Delayed Onset Muscle Soreness (DOMS)
Delayed Onset Muscle Soreness DOMS
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What is Delayed Onset Muscle Soreness (DOMS) ?
Delayed Onset Muscle Soreness or (DOMS) usually set in 24 after a workout session. It is caused by micro tears in the muscle fibers. as the body repairs itself, the soreness will usually go away after a few days.
However, experiencing DOMS is not an indication of a good workout, it usually occurs when a person is engaged in a new workout routine or increased intensity, as the muscles will grow stronger and eventually be accustomed to the routine, the effects of DOMS will taper off.
Ways to manage Muscle Soreness
1. Warmup / Cooldown & Stretches
Pre and post stretching routines ensures ample blood circulation and warming / cooling down of muscles.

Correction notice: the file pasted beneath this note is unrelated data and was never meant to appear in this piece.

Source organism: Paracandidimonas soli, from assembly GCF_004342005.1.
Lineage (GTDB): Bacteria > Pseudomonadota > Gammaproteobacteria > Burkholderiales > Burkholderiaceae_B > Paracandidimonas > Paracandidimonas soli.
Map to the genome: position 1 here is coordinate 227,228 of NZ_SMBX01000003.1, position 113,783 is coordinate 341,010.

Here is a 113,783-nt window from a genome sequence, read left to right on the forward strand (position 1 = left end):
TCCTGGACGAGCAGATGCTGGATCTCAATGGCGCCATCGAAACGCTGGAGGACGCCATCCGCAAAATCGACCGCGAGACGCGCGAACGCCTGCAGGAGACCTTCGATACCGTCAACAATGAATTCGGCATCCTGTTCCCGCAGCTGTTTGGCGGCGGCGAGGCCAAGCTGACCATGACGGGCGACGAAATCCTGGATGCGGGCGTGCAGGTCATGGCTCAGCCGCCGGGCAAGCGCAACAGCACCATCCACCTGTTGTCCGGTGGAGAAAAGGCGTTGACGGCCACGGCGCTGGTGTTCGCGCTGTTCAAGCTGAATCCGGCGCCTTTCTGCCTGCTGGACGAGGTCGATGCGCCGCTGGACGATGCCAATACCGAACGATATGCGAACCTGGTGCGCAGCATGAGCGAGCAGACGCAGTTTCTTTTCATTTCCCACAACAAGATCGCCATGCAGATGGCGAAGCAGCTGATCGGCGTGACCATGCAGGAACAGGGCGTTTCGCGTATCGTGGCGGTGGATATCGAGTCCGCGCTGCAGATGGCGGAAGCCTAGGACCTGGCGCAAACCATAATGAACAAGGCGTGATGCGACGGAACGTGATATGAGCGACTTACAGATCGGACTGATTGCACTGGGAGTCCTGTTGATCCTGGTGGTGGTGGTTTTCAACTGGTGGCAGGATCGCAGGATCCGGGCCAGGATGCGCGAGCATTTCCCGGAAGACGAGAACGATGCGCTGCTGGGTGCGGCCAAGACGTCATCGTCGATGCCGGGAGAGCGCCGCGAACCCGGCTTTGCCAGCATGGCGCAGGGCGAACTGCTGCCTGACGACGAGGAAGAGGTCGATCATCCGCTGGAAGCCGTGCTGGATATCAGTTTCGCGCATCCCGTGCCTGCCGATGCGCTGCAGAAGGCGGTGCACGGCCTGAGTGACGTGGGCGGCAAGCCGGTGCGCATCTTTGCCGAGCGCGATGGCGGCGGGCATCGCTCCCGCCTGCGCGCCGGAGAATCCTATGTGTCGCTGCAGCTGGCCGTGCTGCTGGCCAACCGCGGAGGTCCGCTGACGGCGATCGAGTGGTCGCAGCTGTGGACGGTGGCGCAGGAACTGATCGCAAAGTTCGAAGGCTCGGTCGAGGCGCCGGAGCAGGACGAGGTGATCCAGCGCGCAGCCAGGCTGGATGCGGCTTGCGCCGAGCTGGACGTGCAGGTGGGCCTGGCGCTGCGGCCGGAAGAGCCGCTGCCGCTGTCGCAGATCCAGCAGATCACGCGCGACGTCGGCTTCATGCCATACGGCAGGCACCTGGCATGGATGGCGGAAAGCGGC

2. Incremental Intensity
Access your fitness level, start slow, be patient and work your way up.
Drink up and prevent dehydration. It also ensures nutrients are efficiently circulated around the body for restoration.
4. Alternate Hot Cold Bath & Warming Muscle Cream
Alternate between warm and cold shower for 2 minutes intervals over the sore area to encourage blood circulation.
5. Eat Well and Sleep Well
< 6 hours of sleep & consume high protein / carbohydrate foods.
Try water melons and cherries which have nutrients that are said to boost the recovery process!
6. Active Rest
Engage in lower intensity workouts such as brisk walking so as to prevent stiffness in the muscles and encourage overall blood circulation which will help in the recovery process.
Difference between injury and muscle soreness
Always remember that DOMS usually set in hours after a workout and come in a form of aching soreness. If you experience sharp pain or sensations that do not feel right during or right after the activity, there might be a chance that an injury, such as a sprain, has occurred. If in doubt, always seek a medical professional to look into the issue.
By : Alvin Ho
B (Eng), MBA, Certified Allied Healthcare/Fitness Professional (EIMS), Master Fitness Trainer / Fitness Nutrition, Resistance & Endurance Training Specialist (NFPT)